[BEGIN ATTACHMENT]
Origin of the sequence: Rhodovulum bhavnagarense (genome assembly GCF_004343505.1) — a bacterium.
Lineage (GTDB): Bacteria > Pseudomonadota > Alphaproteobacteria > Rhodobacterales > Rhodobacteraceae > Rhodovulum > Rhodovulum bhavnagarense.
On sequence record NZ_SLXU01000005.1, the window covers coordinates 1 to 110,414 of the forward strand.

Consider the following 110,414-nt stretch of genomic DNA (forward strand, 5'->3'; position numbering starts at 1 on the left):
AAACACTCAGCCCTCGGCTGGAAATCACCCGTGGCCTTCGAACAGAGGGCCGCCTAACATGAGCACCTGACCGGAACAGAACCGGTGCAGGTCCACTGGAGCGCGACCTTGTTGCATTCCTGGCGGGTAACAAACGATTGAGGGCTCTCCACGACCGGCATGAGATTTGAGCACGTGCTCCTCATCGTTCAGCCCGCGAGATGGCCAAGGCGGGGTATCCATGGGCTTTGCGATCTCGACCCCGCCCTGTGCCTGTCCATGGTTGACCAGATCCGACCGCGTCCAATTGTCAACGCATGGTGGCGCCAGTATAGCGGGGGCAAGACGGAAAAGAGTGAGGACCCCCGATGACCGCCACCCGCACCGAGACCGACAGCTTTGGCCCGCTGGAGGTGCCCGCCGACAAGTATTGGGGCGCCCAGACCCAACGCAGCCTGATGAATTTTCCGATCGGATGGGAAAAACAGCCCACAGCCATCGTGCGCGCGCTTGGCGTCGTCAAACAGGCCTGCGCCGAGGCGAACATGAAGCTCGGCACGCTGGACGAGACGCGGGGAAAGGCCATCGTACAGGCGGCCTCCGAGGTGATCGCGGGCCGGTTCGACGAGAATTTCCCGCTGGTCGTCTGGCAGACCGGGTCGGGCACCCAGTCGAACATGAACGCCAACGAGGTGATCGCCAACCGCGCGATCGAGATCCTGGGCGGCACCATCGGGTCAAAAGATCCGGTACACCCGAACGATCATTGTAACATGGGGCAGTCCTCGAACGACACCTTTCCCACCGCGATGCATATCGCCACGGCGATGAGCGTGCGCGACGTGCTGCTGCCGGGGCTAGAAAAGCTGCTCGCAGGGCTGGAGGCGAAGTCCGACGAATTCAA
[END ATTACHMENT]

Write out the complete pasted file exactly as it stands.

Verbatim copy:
Origin of the sequence: Rhodovulum bhavnagarense (genome assembly GCF_004343505.1) — a bacterium.
Lineage (GTDB): Bacteria > Pseudomonadota > Alphaproteobacteria > Rhodobacterales > Rhodobacteraceae > Rhodovulum > Rhodovulum bhavnagarense.
On sequence record NZ_SLXU01000005.1, the window covers coordinates 1 to 110,414 of the forward strand.

Consider the following 110,414-nt stretch of genomic DNA (forward strand, 5'->3'; position numbering starts at 1 on the left):
AAACACTCAGCCCTCGGCTGGAAATCACCCGTGGCCTTCGAACAGAGGGCCGCCTAACATGAGCACCTGACCGGAACAGAACCGGTGCAGGTCCACTGGAGCGCGACCTTGTTGCATTCCTGGCGGGTAACAAACGATTGAGGGCTCTCCACGACCGGCATGAGATTTGAGCACGTGCTCCTCATCGTTCAGCCCGCGAGATGGCCAAGGCGGGGTATCCATGGGCTTTGCGATCTCGACCCCGCCCTGTGCCTGTCCATGGTTGACCAGATCCGACCGCGTCCAATTGTCAACGCATGGTGGCGCCAGTATAGCGGGGGCAAGACGGAAAAGAGTGAGGACCCCCGATGACCGCCACCCGCACCGAGACCGACAGCTTTGGCCCGCTGGAGGTGCCCGCCGACAAGTATTGGGGCGCCCAGACCCAACGCAGCCTGATGAATTTTCCGATCGGATGGGAAAAACAGCCCACAGCCATCGTGCGCGCGCTTGGCGTCGTCAAACAGGCCTGCGCCGAGGCGAACATGAAGCTCGGCACGCTGGACGAGACGCGGGGAAAGGCCATCGTACAGGCGGCCTCCGAGGTGATCGCGGGCCGGTTCGACGAGAATTTCCCGCTGGTCGTCTGGCAGACCGGGTCGGGCACCCAGTCGAACATGAACGCCAACGAGGTGATCGCCAACCGCGCGATCGAGATCCTGGGCGGCACCATCGGGTCAAAAGATCCGGTACACCCGAACGATCATTGTAACATGGGGCAGTCCTCGAACGACACCTTTCCCACCGCGATGCATATCGCCACGGCGATGAGCGTGCGCGACGTGCTGCTGCCGGGGCTAGAAAAGCTGCTCGCAGGGCTGGAGGCGAAGTCCGACGAATTCAA